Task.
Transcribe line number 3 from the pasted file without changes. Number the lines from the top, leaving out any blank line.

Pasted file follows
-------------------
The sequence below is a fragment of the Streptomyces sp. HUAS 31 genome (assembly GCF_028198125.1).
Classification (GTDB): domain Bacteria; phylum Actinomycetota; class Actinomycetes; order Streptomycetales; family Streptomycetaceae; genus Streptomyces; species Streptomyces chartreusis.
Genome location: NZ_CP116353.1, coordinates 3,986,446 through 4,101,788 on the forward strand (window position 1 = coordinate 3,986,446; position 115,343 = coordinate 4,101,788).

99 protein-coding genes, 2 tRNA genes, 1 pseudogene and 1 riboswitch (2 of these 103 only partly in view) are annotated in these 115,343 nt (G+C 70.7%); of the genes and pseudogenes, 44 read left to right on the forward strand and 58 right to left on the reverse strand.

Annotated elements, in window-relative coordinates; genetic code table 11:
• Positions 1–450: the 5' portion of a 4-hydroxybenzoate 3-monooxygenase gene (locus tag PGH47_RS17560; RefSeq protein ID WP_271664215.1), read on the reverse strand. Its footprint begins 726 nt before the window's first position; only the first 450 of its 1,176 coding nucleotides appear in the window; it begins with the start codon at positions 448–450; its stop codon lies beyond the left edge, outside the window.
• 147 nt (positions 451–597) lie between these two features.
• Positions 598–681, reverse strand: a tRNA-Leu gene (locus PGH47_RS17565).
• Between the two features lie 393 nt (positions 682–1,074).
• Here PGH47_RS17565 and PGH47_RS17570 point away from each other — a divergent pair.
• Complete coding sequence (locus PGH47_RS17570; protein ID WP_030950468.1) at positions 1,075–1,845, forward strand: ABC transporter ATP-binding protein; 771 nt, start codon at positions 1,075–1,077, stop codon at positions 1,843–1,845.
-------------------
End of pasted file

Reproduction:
Genome location: NZ_CP116353.1, coordinates 3,986,446 through 4,101,788 on the forward strand (window position 1 = coordinate 3,986,446; position 115,343 = coordinate 4,101,788).